Classroom Practices

For Locke, important education took place both at home and at school. He encouraged parents to increase stress tolerance in their children (a process he called hardening) by having them sleep on hard rather than soft beds. Exposing children to mod- erate amounts of coldness and wetness would also increase tolerance for the inevitable hardships of life. Crying should be discouraged with physical pun- ishment, if necessary. Parents should provide their children with sufficient sleep, food, fresh air, and exercise because good health and effective learning are inseparable.

Concerning classroom practices, mild physical punishment of students was advocated but severe physical punishment was not. Teachers, Locke believed, should always make the learning experi- ence as pleasant as possible so that learning beyond school will be sought. If learning occurs under aver- sive conditions, it will be avoided both in school and beyond. A step-by-step approach to teaching complex topics was recommended to avoid over- whelming and thus frustrating students. For the same reason, excessive and overly rigorous assign- ments should be avoided. The primary job of the teacher should be to recognize and praise student accomplishments.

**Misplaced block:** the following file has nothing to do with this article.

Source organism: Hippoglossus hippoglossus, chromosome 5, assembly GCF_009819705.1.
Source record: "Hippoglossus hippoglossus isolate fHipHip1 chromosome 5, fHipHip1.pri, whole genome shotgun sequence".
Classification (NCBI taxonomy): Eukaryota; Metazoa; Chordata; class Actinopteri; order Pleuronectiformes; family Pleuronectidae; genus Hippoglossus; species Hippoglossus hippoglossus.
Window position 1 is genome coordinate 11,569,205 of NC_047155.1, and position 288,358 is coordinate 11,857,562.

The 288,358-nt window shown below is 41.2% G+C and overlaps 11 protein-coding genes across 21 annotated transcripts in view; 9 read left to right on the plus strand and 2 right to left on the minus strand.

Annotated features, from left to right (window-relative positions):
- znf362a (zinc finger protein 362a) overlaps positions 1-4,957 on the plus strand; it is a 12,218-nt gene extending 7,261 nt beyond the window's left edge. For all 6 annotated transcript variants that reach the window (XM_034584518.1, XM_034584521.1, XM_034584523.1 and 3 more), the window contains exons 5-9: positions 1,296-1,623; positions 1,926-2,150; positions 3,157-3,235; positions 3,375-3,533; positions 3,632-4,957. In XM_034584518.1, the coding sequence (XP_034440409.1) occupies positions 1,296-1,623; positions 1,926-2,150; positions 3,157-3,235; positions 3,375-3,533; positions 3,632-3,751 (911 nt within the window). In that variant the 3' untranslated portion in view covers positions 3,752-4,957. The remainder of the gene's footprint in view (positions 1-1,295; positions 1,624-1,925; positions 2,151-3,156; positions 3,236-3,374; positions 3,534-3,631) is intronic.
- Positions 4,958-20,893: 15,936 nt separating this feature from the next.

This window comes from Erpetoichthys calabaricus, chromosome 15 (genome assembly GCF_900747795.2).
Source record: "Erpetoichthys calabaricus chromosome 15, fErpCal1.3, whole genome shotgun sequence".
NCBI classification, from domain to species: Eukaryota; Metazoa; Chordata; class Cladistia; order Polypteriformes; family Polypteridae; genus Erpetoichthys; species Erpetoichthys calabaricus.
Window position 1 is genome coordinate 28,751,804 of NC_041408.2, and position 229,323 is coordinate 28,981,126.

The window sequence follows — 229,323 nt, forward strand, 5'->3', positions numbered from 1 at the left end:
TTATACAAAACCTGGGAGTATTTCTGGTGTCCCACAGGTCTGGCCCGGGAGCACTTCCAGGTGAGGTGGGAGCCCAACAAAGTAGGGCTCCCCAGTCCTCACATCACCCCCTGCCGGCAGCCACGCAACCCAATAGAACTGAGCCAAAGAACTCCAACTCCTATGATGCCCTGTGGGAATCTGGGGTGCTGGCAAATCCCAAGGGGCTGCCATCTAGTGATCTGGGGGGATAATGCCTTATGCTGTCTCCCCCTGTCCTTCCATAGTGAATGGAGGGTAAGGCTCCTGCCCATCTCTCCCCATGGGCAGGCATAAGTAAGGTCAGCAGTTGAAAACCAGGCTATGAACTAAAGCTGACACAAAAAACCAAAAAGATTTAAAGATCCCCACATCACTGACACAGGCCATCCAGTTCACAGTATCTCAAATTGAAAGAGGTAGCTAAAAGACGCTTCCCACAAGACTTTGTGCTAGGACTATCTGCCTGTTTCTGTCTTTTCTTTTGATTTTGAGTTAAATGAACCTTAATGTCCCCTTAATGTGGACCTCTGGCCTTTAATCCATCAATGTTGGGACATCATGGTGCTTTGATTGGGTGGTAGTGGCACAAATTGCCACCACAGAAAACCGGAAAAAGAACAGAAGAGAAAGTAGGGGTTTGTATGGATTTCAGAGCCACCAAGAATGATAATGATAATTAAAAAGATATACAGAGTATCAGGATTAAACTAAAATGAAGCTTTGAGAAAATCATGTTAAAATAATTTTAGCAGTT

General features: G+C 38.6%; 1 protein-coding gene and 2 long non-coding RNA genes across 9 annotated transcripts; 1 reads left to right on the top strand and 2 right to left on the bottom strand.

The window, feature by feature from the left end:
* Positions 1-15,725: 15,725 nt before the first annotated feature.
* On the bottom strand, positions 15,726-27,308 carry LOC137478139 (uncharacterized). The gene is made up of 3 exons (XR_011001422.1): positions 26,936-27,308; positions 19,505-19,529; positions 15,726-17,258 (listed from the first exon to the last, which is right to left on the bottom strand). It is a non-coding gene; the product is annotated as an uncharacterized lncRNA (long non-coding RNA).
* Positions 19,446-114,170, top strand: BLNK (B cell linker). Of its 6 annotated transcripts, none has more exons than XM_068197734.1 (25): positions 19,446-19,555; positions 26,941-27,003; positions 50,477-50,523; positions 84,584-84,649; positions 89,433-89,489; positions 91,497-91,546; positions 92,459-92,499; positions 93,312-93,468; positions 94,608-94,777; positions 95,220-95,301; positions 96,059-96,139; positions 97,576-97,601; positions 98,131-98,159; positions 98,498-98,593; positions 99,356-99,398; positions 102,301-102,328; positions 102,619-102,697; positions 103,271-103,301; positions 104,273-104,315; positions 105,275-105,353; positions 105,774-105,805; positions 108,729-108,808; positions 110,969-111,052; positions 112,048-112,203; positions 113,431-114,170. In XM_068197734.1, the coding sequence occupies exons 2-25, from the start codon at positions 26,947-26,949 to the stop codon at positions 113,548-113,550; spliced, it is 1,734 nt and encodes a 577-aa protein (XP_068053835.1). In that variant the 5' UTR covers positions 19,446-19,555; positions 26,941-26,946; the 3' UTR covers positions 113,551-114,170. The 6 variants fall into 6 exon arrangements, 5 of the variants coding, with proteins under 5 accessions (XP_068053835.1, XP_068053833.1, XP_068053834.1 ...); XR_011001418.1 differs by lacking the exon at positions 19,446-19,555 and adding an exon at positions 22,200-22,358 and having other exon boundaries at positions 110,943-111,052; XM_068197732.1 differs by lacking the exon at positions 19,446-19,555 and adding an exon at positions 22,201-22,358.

Don't use plagiarized sources. Get Your Custom Essay on
Classroom Practices
Just from $13/Page
Order Essay


How does one deal with a child’s irrational fears? Locke used a child with a fear of frogs to exemplify his technique: matter in motion, and the motion of moving objects is explained by natural laws, which are expressible in mathematical terms. Berkeley correctly perceived that materialistic philosophy was pushing God far- ther and farther out of the picture, and thus it was dangerous, if not potentially fatal, to both religion and morality. Berkeley therefore decided to attack materialism at its very foundation—its assumption that matter exists.

Leave a Reply